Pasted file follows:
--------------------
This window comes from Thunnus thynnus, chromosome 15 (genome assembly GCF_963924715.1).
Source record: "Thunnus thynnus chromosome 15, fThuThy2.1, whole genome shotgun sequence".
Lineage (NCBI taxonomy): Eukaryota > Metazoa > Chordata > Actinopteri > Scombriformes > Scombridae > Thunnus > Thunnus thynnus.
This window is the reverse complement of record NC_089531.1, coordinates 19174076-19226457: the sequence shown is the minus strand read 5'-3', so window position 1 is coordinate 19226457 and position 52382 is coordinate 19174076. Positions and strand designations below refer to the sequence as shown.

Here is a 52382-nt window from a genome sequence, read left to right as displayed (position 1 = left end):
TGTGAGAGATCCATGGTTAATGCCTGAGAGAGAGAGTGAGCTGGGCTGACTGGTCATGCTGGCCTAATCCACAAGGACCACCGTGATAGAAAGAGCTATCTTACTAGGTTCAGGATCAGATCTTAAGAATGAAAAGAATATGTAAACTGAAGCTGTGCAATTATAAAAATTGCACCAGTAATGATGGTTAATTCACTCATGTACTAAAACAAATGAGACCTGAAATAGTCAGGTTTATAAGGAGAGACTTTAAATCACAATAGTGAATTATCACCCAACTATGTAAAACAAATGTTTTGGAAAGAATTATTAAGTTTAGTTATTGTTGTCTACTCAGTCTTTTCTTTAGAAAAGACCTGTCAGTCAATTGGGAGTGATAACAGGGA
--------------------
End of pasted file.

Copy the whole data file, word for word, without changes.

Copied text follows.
This window comes from Thunnus thynnus, chromosome 15 (genome assembly GCF_963924715.1).
Source record: "Thunnus thynnus chromosome 15, fThuThy2.1, whole genome shotgun sequence".
Lineage (NCBI taxonomy): Eukaryota > Metazoa > Chordata > Actinopteri > Scombriformes > Scombridae > Thunnus > Thunnus thynnus.
This window is the reverse complement of record NC_089531.1, coordinates 19174076-19226457: the sequence shown is the minus strand read 5'-3', so window position 1 is coordinate 19226457 and position 52382 is coordinate 19174076. Positions and strand designations below refer to the sequence as shown.

Here is a 52382-nt window from a genome sequence, read left to right as displayed (position 1 = left end):
TGTGAGAGATCCATGGTTAATGCCTGAGAGAGAGAGTGAGCTGGGCTGACTGGTCATGCTGGCCTAATCCACAAGGACCACCGTGATAGAAAGAGCTATCTTACTAGGTTCAGGATCAGATCTTAAGAATGAAAAGAATATGTAAACTGAAGCTGTGCAATTATAAAAATTGCACCAGTAATGATGGTTAATTCACTCATGTACTAAAACAAATGAGACCTGAAATAGTCAGGTTTATAAGGAGAGACTTTAAATCACAATAGTGAATTATCACCCAACTATGTAAAACAAATGTTTTGGAAAGAATTATTAAGTTTAGTTATTGTTGTCTACTCAGTCTTTTCTTTAGAAAAGACCTGTCAGTCAATTGGGAGTGATAACAGGGA